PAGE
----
Ann Martin, author of the famed “Baby-Sitters Club” book series, explained her decision to keep the girls in her series the same age after the ninth book this way: “With so many books in the series, and with the series being published over many years … I realized that the characters would have to be frozen in time.”

Truthfully, though, the series, which was launched 30 years ago this month, would have seemed more realistic if the girls had gotten older. It’s hard to imagine many families trusting 12-year-olds to baby-sit their toddlers today.

For those of us who grew up in the ’70s and started baby-sitting in the ’80s, The Baby-Sitters Club — a group of friends who made a business out of watching neighborhood children — was perfectly realistic. I remember the day I understood the financial possibilities of living in a neighborhood with 12 houses and 29 children. The other two 11-year-olds (a boy and a girl) and I didn’t start a business, but we did divide up the families into regulars.

At some point, I took a baby-sitting course offered by the Red Cross, but in truth, the job didn’t require many credentials. Running around after toddlers is the perfect job for adolescents and teens because it takes a lot of energy but not a lot of skill.

Things have apparently gotten much more complicated.

A Web site about baby-sitting sponsored by the University of Michigan’s medical school has a list of no fewer than 25 sets of instructions to give a baby-sitter, including contact information not only for you, the pediatrician and poison control but also several close relatives and neighbors. Do you want your sitter going through all this in case of emergency? How about 911?

It’s not surprising that many parents believe younger kids aren’t up to the job of baby-sitting given the way we’ve been taught to see children’s independence. According to the New York State Department of Child and Family Services, “Some children are responsible, intelligent, and independent enough to be left alone at 12 or 13 years of age.” Meaning that some are definitely not.

Even among those who are, the government will only allow that “a child of 12 might be fine alone for two hours in an afternoon.” Before you leave your seventh-grader unsupervised after school, though, the city says you should consider: “Are there hazards to the child in the environment such as accessible knives, power tools, a stove or oven?”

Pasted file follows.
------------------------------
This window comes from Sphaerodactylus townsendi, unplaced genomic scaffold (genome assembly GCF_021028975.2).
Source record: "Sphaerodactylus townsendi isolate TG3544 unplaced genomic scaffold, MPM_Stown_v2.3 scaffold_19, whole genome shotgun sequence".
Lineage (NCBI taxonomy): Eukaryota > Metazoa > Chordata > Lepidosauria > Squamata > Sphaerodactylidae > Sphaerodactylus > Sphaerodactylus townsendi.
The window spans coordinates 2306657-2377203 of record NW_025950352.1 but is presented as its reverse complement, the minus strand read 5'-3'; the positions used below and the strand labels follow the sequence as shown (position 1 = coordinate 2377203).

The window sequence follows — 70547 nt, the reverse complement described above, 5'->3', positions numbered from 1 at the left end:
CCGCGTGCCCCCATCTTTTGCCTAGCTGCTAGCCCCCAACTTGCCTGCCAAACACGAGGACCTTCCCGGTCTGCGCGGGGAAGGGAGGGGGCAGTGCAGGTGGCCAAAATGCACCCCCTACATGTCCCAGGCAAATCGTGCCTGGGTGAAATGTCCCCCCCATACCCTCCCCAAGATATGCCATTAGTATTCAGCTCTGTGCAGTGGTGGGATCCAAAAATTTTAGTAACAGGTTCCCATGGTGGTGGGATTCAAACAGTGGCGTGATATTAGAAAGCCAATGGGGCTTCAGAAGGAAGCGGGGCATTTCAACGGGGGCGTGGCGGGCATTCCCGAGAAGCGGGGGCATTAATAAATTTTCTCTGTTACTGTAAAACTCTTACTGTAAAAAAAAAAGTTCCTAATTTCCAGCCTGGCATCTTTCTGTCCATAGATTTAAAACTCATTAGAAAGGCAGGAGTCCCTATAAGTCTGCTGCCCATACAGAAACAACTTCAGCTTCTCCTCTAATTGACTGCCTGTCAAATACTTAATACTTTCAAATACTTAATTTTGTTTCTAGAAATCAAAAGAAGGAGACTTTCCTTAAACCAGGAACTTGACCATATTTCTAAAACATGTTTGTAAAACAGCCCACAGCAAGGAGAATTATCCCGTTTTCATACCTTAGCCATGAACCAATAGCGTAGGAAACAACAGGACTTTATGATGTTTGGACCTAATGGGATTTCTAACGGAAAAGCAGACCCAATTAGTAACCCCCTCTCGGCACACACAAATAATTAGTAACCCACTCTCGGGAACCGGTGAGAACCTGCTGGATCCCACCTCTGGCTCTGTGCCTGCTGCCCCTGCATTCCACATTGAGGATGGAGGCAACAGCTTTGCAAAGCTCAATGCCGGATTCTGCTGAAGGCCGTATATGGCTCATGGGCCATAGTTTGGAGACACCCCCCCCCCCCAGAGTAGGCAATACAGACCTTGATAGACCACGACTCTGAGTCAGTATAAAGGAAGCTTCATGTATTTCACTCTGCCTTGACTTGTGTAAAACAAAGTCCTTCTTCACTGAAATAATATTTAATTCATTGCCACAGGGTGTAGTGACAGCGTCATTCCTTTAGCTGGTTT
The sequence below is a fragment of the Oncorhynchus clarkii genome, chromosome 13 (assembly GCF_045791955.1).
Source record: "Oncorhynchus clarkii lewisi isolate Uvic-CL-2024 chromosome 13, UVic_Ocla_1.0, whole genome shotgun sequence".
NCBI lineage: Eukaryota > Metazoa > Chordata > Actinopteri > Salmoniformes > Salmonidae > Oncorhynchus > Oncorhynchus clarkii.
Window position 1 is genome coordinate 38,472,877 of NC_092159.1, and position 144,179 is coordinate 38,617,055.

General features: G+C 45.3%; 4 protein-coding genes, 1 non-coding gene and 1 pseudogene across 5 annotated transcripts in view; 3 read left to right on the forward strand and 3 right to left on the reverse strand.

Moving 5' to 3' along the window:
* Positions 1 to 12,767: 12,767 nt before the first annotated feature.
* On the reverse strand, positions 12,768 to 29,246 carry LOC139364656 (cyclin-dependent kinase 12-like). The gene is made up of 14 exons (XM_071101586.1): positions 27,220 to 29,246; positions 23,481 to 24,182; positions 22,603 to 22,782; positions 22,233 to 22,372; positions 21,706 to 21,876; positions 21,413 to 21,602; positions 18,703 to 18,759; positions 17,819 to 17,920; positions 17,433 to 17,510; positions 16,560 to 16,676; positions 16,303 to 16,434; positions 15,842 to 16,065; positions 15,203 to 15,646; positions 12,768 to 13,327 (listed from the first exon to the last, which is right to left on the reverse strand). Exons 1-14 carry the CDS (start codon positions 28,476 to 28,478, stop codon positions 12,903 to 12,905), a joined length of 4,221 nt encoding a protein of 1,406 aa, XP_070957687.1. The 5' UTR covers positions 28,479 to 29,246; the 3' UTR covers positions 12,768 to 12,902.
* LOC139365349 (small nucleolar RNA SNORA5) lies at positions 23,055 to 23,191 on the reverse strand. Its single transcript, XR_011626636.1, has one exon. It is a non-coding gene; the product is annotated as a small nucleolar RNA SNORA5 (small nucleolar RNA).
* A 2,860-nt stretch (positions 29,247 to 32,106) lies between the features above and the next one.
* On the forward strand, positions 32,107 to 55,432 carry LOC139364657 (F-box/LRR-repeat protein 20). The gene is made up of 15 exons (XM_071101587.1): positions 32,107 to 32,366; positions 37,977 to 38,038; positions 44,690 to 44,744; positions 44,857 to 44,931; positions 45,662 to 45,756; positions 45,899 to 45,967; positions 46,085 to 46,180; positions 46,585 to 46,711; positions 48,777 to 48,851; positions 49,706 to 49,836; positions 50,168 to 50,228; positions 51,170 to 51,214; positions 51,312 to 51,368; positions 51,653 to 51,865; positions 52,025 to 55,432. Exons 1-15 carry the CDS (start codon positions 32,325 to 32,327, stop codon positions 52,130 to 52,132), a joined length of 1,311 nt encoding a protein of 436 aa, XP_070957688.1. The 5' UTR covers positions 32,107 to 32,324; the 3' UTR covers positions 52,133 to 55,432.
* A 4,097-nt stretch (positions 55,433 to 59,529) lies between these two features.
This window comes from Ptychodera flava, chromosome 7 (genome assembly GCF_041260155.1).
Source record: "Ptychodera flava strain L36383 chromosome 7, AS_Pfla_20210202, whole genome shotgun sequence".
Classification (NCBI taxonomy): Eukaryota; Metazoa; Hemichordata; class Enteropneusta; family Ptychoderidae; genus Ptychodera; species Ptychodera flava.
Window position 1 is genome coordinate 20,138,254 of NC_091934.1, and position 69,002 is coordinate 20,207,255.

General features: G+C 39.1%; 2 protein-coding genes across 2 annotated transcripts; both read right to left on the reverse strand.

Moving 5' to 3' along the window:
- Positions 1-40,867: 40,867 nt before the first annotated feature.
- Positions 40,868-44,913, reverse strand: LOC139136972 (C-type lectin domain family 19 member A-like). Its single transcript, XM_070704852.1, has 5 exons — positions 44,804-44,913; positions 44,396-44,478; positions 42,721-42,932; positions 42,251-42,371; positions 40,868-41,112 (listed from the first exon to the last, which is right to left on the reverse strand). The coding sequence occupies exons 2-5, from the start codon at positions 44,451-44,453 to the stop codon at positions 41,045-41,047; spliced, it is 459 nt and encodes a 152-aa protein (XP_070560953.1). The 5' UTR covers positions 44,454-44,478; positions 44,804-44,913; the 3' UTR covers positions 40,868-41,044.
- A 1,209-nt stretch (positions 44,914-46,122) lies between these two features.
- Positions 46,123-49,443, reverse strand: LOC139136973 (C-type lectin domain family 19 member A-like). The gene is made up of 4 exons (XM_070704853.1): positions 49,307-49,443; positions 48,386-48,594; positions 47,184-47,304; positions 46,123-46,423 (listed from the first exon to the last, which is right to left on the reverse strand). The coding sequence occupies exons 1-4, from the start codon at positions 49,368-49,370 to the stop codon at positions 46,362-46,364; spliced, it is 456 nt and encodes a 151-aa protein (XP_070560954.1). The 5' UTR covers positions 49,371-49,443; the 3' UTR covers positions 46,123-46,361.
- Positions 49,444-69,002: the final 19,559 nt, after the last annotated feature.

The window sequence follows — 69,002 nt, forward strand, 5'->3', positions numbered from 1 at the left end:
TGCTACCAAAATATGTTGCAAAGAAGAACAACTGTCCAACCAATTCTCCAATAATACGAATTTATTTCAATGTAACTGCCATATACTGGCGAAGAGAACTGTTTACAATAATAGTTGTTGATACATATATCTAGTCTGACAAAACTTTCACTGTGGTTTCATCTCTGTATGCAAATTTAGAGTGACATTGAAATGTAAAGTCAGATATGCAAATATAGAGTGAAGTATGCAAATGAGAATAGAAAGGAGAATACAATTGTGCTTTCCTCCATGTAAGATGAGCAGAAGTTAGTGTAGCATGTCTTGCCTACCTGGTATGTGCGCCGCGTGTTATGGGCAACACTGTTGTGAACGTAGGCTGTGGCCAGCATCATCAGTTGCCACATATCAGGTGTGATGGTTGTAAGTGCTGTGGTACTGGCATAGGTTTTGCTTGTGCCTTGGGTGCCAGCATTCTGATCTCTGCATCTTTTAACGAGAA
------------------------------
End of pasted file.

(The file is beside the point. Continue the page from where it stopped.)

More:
If we have to put knives onto high shelves before we leave our adolescents home alone, one can only imagine how ill-equipped they are to handle other children.

The dearth of younger sitters isn’t just the result of parents who don’t trust teenagers. It’s also that most middle-class teens have an after-school schedule that hardly permits spare time for such menial tasks. If you’re trying to get into college, it’s much better to focus on grades and sports and community service than cajoling a 3-year-old into bed.

But there are great benefits to letting adolescents babysit. First, obviously it teaches them to work hard in an era when we treat young people as delicate flowers in danger of wilting at the slightest demand. It provides them with a source of income in a world where there are precious few entry-level jobs. (Thanks again, minimum-wage hikers!)

Baby-sitting gives parents a less-expensive form of child care in an era where it can cost hundreds of dollars to get out the door on a Saturday night. And it provides teenagers with a way to be comfortable with small children — which will serve them well as parents some day.

Kids who grow up in large families taking care of younger siblings or who baby-sit regularly as teens are, in my experience, much better able to know what a crying baby wants or how to handle the demands of multiple children at the same time and how to remain calm in the midst of child-induced chaos.

When Martin was asked about what books she enjoyed as a child, she cited the Nancy Drew series. “One thing I found appealing about Nancy Drew was that although she was just 18, she had an enormous amount of independence and responsibility. She could drive a car, travel on her own, and best of all, adults called on her for help.”
Whether it’s solving mysteries or watching our children, fewer teens are being called on to help. It’s hurting them. And it’s hurting us.

Naomi Schaefer Riley is a senior fellow at the Independent Women’s Forum.